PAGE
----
It is safe to say that in the decades ahead, the quality of life will decline in proportion to the loss of biotic diversity, though it is often thought that one must sacrifice that diversity to improve human life. So there is a sense in which humans will not be losers if we save endangered species. Humans who protect endangered species will, if and when they change their value priorities, be better persons for their admiring respect for other forms of life. But this should not obscure the fact that humans can be short-term losers. Sometimes we do have to make genuine sacrifices, at least in terms of what we presently value, to preserve species. If, for instance, Americans wish to save the spotted owl, they will have to pay higher prices for timber and accept some job losses and relocations.

Dealing with a problem correctly requires an appropriate way of thinking about it. On the scale of evolutionary time, humans appear late and suddenly. Even later and more suddenly they increase the extinction rate dramatically. What is offensive in such conduct is not merely the loss of resources but also the maelstrom of killing and insensitivity to forms of life. What is required is not prudence but principled responsibility to the biospheric Earth.

There are problems at two levels when considering duties to species; one is about facts (a scientific issue), and one is about values (an ethical issue). First, what sort of biological entity is a species? Indeed, do species exist at all? No one doubts that individual organisms exist, but species can have a more controversial factual reality. Taxonomists regularly revise species designations and routinely put after a species the name of the "author" who, they say, "erected" the taxon. If a species is only a category or class, boundary lines may be arbitrarily drawn, and the species is nothing more than a convenient grouping of its members, an artifact of taxonomists. Some natural properties are used—reproductive structures, bones, teeth. But which properties are selected and where the lines are drawn vary with taxonomists.

If this approach is pressed, species can become a conventional concept, a mapping device, that is only theoretical, something like the lines of longitude and latitude. Sometimes endangered species designations have altered when taxonomists have decided to lump or split previous groupings. To whatever degree species are artifacts of taxonomists, duties to save them seem unconvincing. No one proposes duties to genera, families, orders, phyla; biologists concede that these do not exist in nature.

On a more realist account, a biological species is not just a class; it is a living historical form (Latin species, a natural kind), propagated in individual organisms, that flows dynamically over generations. Species are dynamic natural kinds, historically particular lineages. A species is a coherent, ongoing form of life expressed in organisms, encoded in gene flow, and shaped by the environment. In this sense, species are objectively there as living processes in the evolutionary ecosystem—found, not made, by taxonomists. The claim that there are specific forms of life historically maintained in their environments over time does not seem arbitrary but, rather, as certain as anything else we believe about the empirical world, even though at times scientists revise the theories and taxa with which they map these forms.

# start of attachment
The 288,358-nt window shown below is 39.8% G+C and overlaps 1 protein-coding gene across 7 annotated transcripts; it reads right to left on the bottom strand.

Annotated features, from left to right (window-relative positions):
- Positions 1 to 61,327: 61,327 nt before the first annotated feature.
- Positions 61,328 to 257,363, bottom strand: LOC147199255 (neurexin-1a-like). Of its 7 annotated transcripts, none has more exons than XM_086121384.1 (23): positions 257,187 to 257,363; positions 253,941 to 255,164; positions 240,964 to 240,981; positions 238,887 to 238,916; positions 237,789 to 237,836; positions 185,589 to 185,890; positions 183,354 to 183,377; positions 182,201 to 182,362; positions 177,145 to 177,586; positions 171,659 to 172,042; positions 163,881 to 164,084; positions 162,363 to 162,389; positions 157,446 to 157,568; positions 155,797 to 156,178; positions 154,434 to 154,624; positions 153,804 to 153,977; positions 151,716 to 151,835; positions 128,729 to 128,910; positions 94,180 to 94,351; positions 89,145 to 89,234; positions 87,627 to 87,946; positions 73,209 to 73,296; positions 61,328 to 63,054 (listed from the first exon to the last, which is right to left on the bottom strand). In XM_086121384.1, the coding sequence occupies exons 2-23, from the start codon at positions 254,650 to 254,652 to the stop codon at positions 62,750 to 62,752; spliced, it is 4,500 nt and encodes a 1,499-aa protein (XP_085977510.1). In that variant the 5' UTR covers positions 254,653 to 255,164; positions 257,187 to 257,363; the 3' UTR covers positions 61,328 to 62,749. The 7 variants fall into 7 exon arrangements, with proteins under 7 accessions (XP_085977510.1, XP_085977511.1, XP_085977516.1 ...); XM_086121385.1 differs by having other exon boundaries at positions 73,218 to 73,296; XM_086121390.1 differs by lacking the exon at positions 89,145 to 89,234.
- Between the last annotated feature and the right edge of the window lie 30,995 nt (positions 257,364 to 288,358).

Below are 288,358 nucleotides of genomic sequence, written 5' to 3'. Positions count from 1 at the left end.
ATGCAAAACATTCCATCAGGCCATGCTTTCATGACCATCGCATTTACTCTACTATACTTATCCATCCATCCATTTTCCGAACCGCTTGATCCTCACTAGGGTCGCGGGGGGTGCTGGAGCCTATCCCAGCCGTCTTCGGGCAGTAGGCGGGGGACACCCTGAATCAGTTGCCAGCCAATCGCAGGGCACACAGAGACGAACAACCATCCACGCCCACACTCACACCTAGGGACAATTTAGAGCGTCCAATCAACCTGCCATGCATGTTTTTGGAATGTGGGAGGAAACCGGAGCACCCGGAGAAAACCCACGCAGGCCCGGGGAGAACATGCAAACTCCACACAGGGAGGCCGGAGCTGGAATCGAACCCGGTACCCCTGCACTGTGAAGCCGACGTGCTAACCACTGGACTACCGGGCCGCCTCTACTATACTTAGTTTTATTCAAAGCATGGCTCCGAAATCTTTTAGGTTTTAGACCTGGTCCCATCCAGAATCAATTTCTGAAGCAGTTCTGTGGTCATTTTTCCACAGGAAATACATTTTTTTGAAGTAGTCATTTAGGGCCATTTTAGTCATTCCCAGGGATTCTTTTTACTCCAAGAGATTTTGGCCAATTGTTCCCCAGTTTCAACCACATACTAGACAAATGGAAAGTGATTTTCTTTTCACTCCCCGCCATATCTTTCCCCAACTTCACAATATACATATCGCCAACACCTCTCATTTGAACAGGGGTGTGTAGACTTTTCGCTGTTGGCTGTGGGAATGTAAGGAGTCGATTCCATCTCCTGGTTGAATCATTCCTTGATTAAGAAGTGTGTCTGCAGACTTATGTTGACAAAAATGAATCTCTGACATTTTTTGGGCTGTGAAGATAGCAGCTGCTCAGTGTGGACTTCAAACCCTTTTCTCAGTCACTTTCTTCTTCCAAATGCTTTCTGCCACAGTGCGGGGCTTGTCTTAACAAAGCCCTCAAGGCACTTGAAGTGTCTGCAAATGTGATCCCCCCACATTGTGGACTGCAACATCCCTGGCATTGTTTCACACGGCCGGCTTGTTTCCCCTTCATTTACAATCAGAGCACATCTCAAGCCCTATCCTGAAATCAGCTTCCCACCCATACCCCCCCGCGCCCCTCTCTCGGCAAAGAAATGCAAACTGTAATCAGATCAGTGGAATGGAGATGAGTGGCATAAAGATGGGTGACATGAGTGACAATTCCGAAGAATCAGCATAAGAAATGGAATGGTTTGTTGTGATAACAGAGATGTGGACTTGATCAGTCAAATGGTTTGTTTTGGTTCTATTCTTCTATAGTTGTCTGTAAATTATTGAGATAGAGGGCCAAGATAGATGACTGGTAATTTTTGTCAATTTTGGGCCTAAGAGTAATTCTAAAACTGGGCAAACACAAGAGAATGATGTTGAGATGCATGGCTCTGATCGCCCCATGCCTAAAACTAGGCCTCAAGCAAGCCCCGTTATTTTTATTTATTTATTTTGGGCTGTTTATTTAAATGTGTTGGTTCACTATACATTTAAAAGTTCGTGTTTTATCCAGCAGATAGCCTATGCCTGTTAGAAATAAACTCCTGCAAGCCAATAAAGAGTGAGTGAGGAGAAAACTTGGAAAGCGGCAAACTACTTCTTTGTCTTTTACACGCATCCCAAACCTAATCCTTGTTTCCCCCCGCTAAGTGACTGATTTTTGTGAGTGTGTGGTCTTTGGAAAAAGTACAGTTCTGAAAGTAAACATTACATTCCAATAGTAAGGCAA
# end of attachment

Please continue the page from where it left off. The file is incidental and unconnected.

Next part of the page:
Species are not so much like lines of latitude and longitude as like mountains and rivers, phenomena objectively there to be mapped. The edges of such natural kinds will sometimes be fuzzy, to some extent discretionary. We can expect that one species will slide into another over evolutionary time. But it does not follow from the fact that speciation is sometimes in progress that species are merely made up, instead of found as evolutionary lines articulated into diverse forms, each with its more or less distinct integrity, breeding population, gene pool, and role in its ecosystem (Rojas).

Having recognized what a species is, the next question is why species ought to be protected. The naturalistic answer is that humans ought to respect these dynamic life forms preserved in historical lines, vital informational processes that persist genetically over millions of years, overleaping short-lived individuals. It is not form (species) as mere morphology, but the formative (speciating) process that humans ought to preserve, although the process cannot be preserved without its products. Endangered "species" is a convenient and realistic way of tagging this process, but protection can be interpreted (as the Endangered Species Act permits) in terms of subspecies, variety, or other taxa or categories that point out the diverse forms of life.